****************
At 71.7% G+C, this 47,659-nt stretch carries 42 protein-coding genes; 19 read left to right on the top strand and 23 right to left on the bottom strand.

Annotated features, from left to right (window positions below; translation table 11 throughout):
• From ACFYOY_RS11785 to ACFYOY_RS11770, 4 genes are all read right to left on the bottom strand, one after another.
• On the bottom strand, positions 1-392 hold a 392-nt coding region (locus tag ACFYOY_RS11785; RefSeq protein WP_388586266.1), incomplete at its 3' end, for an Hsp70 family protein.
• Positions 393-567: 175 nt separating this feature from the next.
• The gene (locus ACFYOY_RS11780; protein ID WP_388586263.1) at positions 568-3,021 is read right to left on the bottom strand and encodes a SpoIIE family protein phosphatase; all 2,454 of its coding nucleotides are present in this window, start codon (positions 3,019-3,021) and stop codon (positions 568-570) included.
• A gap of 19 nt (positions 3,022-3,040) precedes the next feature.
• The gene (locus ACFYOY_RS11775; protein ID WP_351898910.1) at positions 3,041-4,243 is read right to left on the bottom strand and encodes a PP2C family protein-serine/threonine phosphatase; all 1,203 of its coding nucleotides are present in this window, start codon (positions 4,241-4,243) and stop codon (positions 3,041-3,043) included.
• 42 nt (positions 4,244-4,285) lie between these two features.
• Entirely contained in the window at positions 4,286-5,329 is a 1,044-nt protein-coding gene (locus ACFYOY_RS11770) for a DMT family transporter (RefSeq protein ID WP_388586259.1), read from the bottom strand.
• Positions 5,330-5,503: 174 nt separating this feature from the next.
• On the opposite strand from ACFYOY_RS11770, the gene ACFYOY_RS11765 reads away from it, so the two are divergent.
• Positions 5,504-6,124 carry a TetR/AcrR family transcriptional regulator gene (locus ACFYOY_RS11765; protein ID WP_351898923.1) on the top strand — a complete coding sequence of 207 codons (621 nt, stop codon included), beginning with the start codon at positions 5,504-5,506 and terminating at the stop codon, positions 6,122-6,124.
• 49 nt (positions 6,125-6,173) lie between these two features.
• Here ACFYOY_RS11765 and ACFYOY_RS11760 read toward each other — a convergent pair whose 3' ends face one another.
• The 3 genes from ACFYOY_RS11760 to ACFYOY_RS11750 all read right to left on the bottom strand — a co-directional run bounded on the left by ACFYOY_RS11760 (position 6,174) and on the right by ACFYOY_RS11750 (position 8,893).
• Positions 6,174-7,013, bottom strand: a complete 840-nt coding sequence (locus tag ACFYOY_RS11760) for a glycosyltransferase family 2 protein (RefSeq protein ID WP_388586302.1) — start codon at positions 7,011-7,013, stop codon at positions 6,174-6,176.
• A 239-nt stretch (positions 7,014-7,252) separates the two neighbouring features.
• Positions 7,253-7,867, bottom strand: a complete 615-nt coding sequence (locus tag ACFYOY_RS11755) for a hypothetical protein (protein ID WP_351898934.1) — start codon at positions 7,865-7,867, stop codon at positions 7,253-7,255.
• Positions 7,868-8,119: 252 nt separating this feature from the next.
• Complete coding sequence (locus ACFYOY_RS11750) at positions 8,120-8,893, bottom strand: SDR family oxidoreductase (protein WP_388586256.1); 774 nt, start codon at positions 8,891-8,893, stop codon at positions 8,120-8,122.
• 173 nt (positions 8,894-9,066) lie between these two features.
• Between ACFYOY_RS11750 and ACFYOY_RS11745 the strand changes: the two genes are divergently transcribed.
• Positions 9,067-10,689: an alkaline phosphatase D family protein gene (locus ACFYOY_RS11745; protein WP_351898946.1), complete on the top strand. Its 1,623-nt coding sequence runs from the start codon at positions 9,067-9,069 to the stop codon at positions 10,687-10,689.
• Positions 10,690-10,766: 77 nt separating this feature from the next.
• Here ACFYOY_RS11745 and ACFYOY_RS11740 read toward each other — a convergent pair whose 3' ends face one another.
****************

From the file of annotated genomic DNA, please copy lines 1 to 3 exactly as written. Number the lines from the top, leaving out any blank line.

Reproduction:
At 71.7% G+C, this 47,659-nt stretch carries 42 protein-coding genes; 19 read left to right on the top strand and 23 right to left on the bottom strand.

Annotated features, from left to right (window positions below; translation table 11 throughout):
• From ACFYOY_RS11785 to ACFYOY_RS11770, 4 genes are all read right to left on the bottom strand, one after another.